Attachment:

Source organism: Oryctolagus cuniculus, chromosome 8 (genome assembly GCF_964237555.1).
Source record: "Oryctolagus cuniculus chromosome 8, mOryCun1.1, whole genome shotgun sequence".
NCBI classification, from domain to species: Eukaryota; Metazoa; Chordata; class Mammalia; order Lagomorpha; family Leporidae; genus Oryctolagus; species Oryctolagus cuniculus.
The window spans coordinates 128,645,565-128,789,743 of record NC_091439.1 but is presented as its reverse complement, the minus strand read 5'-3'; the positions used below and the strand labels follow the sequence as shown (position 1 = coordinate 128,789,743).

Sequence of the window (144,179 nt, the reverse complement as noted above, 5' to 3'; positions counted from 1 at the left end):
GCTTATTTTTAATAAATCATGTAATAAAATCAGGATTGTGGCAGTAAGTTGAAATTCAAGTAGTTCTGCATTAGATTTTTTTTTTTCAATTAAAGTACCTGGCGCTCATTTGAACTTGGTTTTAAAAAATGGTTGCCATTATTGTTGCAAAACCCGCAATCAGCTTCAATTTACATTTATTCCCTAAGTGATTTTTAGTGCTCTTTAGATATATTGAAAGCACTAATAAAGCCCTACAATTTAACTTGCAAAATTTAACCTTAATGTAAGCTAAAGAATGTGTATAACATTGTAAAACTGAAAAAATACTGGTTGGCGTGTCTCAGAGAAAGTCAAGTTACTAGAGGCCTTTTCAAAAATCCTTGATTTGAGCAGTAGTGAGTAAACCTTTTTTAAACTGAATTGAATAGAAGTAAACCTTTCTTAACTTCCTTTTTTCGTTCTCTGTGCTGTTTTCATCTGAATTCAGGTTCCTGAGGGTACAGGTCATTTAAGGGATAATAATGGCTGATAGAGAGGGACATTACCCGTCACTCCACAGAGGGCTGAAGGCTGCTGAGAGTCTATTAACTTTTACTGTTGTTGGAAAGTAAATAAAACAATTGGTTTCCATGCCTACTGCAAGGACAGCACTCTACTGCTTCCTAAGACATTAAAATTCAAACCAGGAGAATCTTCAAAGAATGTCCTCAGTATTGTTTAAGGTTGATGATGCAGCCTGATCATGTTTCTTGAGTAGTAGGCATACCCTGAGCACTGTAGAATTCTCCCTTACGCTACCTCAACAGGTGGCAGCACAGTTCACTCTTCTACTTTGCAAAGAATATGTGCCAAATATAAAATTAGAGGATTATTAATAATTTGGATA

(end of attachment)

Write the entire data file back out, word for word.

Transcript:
Source organism: Oryctolagus cuniculus, chromosome 8 (genome assembly GCF_964237555.1).
Source record: "Oryctolagus cuniculus chromosome 8, mOryCun1.1, whole genome shotgun sequence".
NCBI classification, from domain to species: Eukaryota; Metazoa; Chordata; class Mammalia; order Lagomorpha; family Leporidae; genus Oryctolagus; species Oryctolagus cuniculus.
The window spans coordinates 128,645,565-128,789,743 of record NC_091439.1 but is presented as its reverse complement, the minus strand read 5'-3'; the positions used below and the strand labels follow the sequence as shown (position 1 = coordinate 128,789,743).

Sequence of the window (144,179 nt, the reverse complement as noted above, 5' to 3'; positions counted from 1 at the left end):
GCTTATTTTTAATAAATCATGTAATAAAATCAGGATTGTGGCAGTAAGTTGAAATTCAAGTAGTTCTGCATTAGATTTTTTTTTTTCAATTAAAGTACCTGGCGCTCATTTGAACTTGGTTTTAAAAAATGGTTGCCATTATTGTTGCAAAACCCGCAATCAGCTTCAATTTACATTTATTCCCTAAGTGATTTTTAGTGCTCTTTAGATATATTGAAAGCACTAATAAAGCCCTACAATTTAACTTGCAAAATTTAACCTTAATGTAAGCTAAAGAATGTGTATAACATTGTAAAACTGAAAAAATACTGGTTGGCGTGTCTCAGAGAAAGTCAAGTTACTAGAGGCCTTTTCAAAAATCCTTGATTTGAGCAGTAGTGAGTAAACCTTTTTTAAACTGAATTGAATAGAAGTAAACCTTTCTTAACTTCCTTTTTTCGTTCTCTGTGCTGTTTTCATCTGAATTCAGGTTCCTGAGGGTACAGGTCATTTAAGGGATAATAATGGCTGATAGAGAGGGACATTACCCGTCACTCCACAGAGGGCTGAAGGCTGCTGAGAGTCTATTAACTTTTACTGTTGTTGGAAAGTAAATAAAACAATTGGTTTCCATGCCTACTGCAAGGACAGCACTCTACTGCTTCCTAAGACATTAAAATTCAAACCAGGAGAATCTTCAAAGAATGTCCTCAGTATTGTTTAAGGTTGATGATGCAGCCTGATCATGTTTCTTGAGTAGTAGGCATACCCTGAGCACTGTAGAATTCTCCCTTACGCTACCTCAACAGGTGGCAGCACAGTTCACTCTTCTACTTTGCAAAGAATATGTGCCAAATATAAAATTAGAGGATTATTAATAATTTGGATA